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Nov 6th at 5:50am


Good morning everyone! I am convinced that people don’t care to hear about our Jesus until they meet the reality of Jesus in our lives. Our history with Jesus and what he has done in our lives is the most effective salvation message we can share with others. Our history is “his story.” Truth lived out is the best sermon. One evening after I spoke at a pregnancy care center, a board member came forward to close in prayer. I almost fell out of my chair when I saw this board member was a guy I’d known in high school. Well, let me clarify. I knew who he was. He didn’t have a clue who I was. He had been in the überpopular crowd. He was a star athlete who dated the beautiful girls. I was easy to miss. After we chatted for a few minutes, he got a very serious look on his face. Then he said something I won’t forget. “You know what is really odd, Lysa? All those years of high school and college, I was a very visible person, had lots of friends and received a college basketball scholarship at a major university, yet no one—no family member, peer, girlfriend, teacher, coach, professor, fan—not one person ever told me about Jesus. All those years, all those people, and not one time did someone try to tell me the truth. Finally, when I was 21, someone shared how they met Jesus, and it radically changed my life.” His statement startled me. I hope it startles me for the rest of my life. No one is beyond the reach of truth. Who in your life needs to hear his story in you? Jesus will handle all the details. We obey. God brings results. - By Lysa TerKeurst Matthew28:18-20

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Nov 5th at 6:46am


Good morning everyone! When People Let You Down Disappointment feels like a heavy rock sinking to the bottom of my spirit—especially when others disappoint or deceive me. Often I ignore my disappointment, shut it in a box and hope the lid holds. Sometimes I gloss it over with a quick, “People will let you down, but God never will.” True, but does this really help me process the hurt? One morning, I poured out my sadness, anger and disappointment to God about a close relationship. As the tears slipped down my face, I begged for an answer: What do I do with this? Show me. I’ll do it because what I’ve been doing is not working. In my spirit, Jesus said, “Grieve.” Really? I questioned. I remembered that Jesus knew disappointment—Peter’s denial, Judas’s betrayal and the disciples falling asleep during his anguish before his crucifixion (see Matthew 26). Jesus understood my pain. So I cried, feeling every ounce of the disappointment. I told God all the things I wished were different, all the things I thought this person had done wrong, and what I wished this person would change. After the winds of grief subsided, I was done. Grieving was the bridge I had to cross to move beyond the disappointment. On the other side, I could embrace the relationship for what it was, not what it wasn’t. Only after we’ve allowed ourselves to grieve will we know how to respond in the way God wants. We may need to talk to the person who disappointed us or get godly counsel. We may need healthy boundaries or to just let it go. Once we’ve completed those steps, the words “People will let you down, but God never will” will be comforting, not empty. Psalm 62:8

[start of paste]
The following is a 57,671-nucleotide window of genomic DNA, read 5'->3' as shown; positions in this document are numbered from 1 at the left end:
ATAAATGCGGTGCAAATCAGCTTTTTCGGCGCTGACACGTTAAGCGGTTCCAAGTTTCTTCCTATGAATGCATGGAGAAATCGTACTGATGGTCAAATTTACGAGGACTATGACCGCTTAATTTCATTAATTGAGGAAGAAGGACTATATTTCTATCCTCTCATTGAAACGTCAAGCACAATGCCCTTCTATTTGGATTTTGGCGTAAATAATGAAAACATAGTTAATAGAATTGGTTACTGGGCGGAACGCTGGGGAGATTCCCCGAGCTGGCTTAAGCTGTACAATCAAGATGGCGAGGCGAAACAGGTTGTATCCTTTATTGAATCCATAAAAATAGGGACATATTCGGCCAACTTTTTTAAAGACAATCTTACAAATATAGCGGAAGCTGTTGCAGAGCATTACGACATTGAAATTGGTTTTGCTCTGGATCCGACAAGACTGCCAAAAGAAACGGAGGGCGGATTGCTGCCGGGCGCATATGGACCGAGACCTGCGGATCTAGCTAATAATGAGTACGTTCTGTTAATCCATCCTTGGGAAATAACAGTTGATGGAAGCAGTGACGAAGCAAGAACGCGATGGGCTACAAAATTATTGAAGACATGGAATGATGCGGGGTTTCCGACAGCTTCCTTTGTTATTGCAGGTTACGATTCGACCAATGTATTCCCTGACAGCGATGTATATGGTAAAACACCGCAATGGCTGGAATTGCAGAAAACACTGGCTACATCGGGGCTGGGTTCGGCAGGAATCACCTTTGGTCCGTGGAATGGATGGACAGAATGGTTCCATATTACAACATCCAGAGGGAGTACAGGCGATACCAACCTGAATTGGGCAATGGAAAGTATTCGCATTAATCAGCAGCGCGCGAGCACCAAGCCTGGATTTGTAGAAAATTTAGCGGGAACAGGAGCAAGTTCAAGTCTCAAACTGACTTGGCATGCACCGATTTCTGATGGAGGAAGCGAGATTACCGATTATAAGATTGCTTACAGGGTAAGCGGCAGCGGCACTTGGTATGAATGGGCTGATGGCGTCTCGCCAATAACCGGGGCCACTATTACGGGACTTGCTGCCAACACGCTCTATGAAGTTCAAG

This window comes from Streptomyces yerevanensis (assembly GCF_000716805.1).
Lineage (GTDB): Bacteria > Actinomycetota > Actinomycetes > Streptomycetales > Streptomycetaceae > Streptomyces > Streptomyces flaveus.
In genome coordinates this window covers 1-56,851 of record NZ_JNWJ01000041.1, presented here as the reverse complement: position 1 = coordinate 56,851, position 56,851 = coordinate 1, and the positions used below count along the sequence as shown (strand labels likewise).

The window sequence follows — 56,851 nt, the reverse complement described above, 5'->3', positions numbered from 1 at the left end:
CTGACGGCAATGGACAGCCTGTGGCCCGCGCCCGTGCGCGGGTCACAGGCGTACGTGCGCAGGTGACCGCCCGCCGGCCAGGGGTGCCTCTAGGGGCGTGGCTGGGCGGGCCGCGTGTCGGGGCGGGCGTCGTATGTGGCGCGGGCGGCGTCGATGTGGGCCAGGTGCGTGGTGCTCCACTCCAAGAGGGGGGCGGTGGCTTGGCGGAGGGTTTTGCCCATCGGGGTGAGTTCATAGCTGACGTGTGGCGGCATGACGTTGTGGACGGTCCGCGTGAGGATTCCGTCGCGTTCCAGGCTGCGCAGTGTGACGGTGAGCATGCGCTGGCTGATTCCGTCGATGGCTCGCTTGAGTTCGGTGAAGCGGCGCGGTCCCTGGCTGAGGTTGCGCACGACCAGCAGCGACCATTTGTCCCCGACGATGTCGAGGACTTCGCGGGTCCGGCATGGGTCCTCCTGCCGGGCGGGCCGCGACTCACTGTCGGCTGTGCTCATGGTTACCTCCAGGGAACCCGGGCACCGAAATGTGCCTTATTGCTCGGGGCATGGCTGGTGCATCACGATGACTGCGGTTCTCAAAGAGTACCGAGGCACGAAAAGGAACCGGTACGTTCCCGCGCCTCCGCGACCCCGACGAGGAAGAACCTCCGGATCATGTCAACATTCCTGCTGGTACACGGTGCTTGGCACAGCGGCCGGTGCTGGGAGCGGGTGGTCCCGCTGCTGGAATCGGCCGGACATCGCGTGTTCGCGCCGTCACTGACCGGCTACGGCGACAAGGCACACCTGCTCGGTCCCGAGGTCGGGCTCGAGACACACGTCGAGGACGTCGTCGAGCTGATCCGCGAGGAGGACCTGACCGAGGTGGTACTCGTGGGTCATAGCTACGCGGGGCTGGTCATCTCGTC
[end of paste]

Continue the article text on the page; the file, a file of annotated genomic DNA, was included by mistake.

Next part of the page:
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Nov 2nd at 6:24am


Good morning everyone! “Growth opportunity” is the phrase our family uses for a fight, and two of my children were experiencing a big opportunity to grow one day. Hand on my hip, I preached to them: “Outside this house, people may or may not be kind. But inside this house, before you speak, you must ask yourself: ‘Are my words kind, necessary and true?’ If the answer to all three parts of that question is yes … proceed; but if the answer to any part of that question is no … remain silent. Does that mean we don’t address hard issues? No. But it will be done with respect and honesty.” Then I ushered these precious teens outside, instructing them to figure out their issues together. Thank you very much. Have a nice time on this warm little bench on this warm little day. After that particular growth opportunity, I considered writing some Bible verses on the palm of my hand. Think of how handy it would be to just flash my palm up with this verse in bold ink: “With the tongue we praise our Lord and Father, and with it we curse human beings, who have been made in God’s likeness. Out of the same mouth come praise and cursing. My brothers and sisters, this should not be” (James 3:9–10). Later, that same chapter of James reads, “For where you have envy and selfish ambition, there you find disorder and every evil practice” (verse 16). I do not want disorder and every evil practice in my home. And if envy and selfish ambition (which are where ugly words come from) are the keys that open the door to that evil mess, then I will do everything to tame tongues, including my own, in my home. Psalm 19:14